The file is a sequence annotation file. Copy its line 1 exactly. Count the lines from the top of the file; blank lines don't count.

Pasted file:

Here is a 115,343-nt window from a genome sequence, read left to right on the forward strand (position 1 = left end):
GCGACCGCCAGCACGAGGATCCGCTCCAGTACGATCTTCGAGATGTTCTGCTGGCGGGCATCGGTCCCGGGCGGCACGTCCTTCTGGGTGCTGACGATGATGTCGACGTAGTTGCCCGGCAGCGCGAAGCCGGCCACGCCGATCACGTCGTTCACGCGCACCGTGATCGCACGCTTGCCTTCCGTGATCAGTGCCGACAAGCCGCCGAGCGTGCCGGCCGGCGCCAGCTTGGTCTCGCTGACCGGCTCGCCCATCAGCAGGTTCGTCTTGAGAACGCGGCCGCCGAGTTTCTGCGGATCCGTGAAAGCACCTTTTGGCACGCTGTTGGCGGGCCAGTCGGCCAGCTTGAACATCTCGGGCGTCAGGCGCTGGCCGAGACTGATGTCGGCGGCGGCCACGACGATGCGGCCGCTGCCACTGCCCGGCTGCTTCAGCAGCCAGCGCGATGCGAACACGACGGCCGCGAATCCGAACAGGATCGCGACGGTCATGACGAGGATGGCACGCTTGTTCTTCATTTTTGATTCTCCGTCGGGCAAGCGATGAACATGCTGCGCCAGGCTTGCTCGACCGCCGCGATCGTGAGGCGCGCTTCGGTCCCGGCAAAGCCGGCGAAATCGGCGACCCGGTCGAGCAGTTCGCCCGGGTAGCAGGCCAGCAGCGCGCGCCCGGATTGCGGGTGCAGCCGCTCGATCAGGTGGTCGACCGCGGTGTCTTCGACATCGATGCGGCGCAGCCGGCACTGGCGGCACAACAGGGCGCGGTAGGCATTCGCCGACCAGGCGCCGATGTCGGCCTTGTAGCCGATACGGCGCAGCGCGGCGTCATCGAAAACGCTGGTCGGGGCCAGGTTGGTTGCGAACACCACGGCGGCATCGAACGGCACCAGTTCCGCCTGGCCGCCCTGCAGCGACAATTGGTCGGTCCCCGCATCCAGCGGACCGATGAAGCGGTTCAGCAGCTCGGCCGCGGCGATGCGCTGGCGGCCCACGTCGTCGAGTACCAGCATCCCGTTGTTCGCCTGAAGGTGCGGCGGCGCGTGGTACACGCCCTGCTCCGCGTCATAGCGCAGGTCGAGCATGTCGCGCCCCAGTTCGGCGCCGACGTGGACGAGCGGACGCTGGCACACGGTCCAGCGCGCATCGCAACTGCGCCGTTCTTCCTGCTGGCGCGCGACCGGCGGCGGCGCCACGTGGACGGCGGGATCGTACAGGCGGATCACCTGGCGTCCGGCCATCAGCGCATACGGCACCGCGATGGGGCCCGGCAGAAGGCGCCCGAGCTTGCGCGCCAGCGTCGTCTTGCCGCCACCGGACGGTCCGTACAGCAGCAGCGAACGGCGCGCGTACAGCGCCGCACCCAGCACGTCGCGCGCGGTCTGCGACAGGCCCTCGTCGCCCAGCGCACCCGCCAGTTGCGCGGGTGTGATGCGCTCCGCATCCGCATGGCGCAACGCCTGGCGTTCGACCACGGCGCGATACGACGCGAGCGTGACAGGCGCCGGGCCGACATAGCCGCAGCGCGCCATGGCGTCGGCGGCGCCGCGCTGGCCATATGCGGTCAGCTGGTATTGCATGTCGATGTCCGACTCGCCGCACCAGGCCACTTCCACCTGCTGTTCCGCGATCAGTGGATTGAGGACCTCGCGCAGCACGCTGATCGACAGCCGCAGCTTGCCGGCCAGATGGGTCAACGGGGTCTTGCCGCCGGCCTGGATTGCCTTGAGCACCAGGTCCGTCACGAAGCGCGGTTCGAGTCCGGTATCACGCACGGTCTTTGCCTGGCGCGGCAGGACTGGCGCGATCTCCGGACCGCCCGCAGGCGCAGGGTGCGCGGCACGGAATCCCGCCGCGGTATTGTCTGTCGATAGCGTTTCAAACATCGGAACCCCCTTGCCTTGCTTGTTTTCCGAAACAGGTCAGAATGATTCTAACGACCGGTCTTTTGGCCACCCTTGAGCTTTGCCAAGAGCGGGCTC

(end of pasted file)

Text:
Here is a 115,343-nt window from a genome sequence, read left to right on the forward strand (position 1 = left end):